Philosophy Lexicon of Arguments

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Correctness, Logik: is a property of systems or calculi, not of conclusions. A system is correct when all the statements provable in it are true. The system is complete when all valid statements in it are also provable. Completeness and correctness are complementary; they are complementing each other to adequacy. (R. Stuhlmann-Laeisz, Philosophische Logik, Paderborn, 2002). B. Correctness, accuracy, philosophy contrary to the concept of truth, the concept of accuracy refers to an implicitly or explicitly presupposed rule system, which is fulfilled or not fulfilled. While truth is something that is attributed or denied to sentences, accuracy is rather applied to actions - also verbal acting - as well as to illustrations. Unlike truth, accuracy allows gradations. See also truth, truth conditions, indeterminacy, systems, theory, fulfillment, satisfiability.

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Annotation: The above characterizations of concepts are neither definitions nor exhausting presentations of problems related to them. Instead, they are intended to give a short introduction to the contributions below. – Lexicon of Arguments.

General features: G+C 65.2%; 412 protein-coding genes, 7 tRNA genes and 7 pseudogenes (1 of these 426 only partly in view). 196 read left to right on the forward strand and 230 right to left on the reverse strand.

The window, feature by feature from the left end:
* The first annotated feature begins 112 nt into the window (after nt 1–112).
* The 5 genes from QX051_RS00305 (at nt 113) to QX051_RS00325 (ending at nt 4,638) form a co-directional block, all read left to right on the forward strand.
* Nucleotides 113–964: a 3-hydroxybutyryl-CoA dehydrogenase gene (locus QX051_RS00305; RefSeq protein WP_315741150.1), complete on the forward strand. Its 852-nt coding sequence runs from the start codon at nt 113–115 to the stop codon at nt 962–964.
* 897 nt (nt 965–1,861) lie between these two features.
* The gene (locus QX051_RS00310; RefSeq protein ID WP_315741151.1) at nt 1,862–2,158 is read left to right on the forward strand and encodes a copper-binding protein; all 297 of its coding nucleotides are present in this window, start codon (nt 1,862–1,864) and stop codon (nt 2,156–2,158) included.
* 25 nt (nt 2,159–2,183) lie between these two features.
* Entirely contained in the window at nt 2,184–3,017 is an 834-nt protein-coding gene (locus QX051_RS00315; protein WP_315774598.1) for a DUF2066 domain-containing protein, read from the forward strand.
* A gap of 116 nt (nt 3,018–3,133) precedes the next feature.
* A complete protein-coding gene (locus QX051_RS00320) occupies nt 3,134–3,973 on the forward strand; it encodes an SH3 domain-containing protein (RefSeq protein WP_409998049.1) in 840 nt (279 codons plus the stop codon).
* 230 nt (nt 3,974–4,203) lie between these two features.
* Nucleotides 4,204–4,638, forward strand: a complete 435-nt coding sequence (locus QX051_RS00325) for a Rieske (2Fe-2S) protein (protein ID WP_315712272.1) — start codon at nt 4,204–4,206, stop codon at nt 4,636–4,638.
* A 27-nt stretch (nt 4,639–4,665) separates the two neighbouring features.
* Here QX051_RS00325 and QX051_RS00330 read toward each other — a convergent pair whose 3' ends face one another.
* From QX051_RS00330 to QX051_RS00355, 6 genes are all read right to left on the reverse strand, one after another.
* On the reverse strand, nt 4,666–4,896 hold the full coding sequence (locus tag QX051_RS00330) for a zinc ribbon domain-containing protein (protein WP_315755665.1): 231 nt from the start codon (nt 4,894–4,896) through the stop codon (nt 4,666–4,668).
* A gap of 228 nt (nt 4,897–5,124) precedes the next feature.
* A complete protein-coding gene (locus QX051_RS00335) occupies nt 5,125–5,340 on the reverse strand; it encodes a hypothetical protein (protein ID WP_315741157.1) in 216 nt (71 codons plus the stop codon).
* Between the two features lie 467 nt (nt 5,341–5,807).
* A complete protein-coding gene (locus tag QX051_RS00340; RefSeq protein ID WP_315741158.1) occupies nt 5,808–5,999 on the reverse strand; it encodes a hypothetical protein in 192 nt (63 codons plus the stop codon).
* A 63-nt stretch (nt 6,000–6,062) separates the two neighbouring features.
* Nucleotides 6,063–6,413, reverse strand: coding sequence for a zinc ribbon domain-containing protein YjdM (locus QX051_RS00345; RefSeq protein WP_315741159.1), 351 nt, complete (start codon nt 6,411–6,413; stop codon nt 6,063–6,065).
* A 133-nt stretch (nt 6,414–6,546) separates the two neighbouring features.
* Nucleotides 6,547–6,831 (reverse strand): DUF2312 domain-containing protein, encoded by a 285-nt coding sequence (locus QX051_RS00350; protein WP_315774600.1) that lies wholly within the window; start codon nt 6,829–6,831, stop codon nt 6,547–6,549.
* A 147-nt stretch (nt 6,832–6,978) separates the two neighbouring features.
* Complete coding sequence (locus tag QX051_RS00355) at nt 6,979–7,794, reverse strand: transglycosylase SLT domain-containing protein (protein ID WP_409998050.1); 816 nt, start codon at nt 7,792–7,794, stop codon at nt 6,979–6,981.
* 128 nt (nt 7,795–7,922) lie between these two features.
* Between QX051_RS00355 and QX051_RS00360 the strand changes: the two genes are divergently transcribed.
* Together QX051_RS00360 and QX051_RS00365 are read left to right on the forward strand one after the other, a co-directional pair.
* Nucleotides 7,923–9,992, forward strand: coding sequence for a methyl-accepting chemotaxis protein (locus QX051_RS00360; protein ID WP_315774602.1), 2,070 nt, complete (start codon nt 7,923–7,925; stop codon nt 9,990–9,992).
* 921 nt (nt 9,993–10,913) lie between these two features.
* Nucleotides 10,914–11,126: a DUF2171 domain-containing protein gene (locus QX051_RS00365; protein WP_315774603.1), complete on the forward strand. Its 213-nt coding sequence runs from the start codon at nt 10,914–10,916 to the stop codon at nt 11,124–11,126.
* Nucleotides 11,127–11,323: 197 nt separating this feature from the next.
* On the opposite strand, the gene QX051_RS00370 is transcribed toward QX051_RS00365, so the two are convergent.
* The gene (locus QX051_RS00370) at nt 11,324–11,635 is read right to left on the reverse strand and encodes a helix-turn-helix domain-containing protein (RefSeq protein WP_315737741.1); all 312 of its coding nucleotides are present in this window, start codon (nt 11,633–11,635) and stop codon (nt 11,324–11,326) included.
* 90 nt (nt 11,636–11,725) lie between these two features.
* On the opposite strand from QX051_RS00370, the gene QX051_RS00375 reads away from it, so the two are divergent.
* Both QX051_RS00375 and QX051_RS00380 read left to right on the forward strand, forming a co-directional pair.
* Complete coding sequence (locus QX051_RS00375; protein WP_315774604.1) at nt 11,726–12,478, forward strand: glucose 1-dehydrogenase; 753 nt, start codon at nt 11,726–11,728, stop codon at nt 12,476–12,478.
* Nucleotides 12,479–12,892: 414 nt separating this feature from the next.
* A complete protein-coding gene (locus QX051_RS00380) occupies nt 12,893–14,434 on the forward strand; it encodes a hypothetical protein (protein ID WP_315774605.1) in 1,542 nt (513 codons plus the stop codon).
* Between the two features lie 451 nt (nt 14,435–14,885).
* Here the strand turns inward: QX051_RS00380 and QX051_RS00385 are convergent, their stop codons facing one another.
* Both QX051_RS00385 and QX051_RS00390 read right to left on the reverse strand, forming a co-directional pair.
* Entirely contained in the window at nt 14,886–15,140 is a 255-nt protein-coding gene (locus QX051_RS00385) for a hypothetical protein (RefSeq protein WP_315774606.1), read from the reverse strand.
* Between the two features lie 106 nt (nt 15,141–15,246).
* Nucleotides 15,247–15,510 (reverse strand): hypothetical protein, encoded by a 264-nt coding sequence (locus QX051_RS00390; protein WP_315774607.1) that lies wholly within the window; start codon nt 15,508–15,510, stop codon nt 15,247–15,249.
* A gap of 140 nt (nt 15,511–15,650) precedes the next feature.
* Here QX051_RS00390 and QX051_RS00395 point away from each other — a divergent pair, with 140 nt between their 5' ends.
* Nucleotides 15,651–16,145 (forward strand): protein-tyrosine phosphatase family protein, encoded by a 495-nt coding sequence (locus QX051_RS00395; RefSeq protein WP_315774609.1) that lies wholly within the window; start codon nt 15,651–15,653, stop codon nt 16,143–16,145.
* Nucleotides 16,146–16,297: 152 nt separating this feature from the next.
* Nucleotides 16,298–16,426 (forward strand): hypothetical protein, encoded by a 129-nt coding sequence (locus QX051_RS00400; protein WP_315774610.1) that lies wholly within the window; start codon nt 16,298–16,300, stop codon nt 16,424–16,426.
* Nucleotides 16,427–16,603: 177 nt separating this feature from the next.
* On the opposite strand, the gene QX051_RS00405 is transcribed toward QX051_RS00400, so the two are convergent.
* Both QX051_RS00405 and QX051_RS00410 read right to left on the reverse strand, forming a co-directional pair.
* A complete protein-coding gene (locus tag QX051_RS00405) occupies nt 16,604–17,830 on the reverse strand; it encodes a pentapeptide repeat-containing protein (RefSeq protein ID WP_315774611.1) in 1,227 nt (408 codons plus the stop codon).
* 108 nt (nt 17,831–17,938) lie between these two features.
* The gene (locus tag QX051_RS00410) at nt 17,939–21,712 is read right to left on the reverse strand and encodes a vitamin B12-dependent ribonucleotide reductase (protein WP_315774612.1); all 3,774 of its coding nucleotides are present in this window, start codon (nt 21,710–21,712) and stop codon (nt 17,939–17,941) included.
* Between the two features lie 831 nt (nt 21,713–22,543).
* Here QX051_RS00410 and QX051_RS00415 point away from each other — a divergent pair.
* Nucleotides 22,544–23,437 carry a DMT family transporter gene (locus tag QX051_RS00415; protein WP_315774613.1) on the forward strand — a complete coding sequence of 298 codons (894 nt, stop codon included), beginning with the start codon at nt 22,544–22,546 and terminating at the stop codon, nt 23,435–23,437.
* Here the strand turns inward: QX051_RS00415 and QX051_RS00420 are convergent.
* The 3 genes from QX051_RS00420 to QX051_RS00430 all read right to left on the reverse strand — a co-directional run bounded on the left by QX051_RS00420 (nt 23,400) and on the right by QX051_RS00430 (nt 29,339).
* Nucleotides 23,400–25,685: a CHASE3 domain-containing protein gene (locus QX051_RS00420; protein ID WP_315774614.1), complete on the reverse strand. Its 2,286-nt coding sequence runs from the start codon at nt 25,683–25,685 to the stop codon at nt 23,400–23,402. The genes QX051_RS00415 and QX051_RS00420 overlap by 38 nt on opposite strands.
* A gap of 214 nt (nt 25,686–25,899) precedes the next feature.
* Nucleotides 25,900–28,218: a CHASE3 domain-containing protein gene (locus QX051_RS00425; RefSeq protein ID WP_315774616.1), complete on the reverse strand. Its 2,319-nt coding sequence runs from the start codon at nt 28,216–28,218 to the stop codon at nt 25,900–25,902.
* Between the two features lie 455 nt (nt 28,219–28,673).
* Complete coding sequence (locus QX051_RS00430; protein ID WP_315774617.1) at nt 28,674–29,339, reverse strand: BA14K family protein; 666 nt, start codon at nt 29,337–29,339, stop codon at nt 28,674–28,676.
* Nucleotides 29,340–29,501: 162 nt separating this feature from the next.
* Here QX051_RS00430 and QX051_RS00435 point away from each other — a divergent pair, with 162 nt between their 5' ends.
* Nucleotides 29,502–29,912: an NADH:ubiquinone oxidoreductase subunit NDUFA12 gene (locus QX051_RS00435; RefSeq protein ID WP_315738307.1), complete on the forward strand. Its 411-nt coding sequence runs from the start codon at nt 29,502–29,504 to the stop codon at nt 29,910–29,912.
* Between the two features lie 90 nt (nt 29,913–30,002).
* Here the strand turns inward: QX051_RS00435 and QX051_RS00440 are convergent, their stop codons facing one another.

Author Item Excerpt Meta data

 
Books on Amazon
I 279
right/wrong/Dennett: thesis: only came into the world with reproduction (of molecules or anything).

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Explanation of symbols: Roman numerals indicate the source, arabic numerals indicate the page number. The corresponding books are indicated on the right hand side. ((s)…): Comment by the sender of the contribution.

Den I
D. Dennett
Darwins gefährliches Erbe Hamburg 1997

Den II
D. Dennett
Spielarten des Geistes Gütersloh 1999


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Ed. Martin Schulz, access date 2017-06-24